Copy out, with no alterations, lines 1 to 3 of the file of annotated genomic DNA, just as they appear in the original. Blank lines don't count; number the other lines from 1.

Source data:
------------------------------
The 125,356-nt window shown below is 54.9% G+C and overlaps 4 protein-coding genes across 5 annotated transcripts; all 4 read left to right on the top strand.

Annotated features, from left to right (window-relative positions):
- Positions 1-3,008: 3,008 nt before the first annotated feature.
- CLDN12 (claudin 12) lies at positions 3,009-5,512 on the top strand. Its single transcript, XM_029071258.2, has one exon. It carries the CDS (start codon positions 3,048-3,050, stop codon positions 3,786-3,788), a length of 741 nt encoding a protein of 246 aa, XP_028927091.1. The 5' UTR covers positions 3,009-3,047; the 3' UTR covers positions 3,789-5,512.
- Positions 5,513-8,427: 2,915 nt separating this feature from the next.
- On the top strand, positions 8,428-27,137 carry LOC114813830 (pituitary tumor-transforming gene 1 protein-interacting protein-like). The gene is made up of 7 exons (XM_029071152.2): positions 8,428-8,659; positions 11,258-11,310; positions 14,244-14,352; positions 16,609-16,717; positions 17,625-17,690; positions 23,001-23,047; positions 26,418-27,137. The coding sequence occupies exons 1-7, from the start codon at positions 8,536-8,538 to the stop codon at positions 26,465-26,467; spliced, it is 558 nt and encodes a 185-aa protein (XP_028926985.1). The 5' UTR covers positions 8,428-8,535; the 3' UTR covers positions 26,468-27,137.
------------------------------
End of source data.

The 125,356-nt window shown below is 54.9% G+C and overlaps 4 protein-coding genes across 5 annotated transcripts; all 4 read left to right on the top strand.

Annotated features, from left to right (window-relative positions):
- Positions 1-3,008: 3,008 nt before the first annotated feature.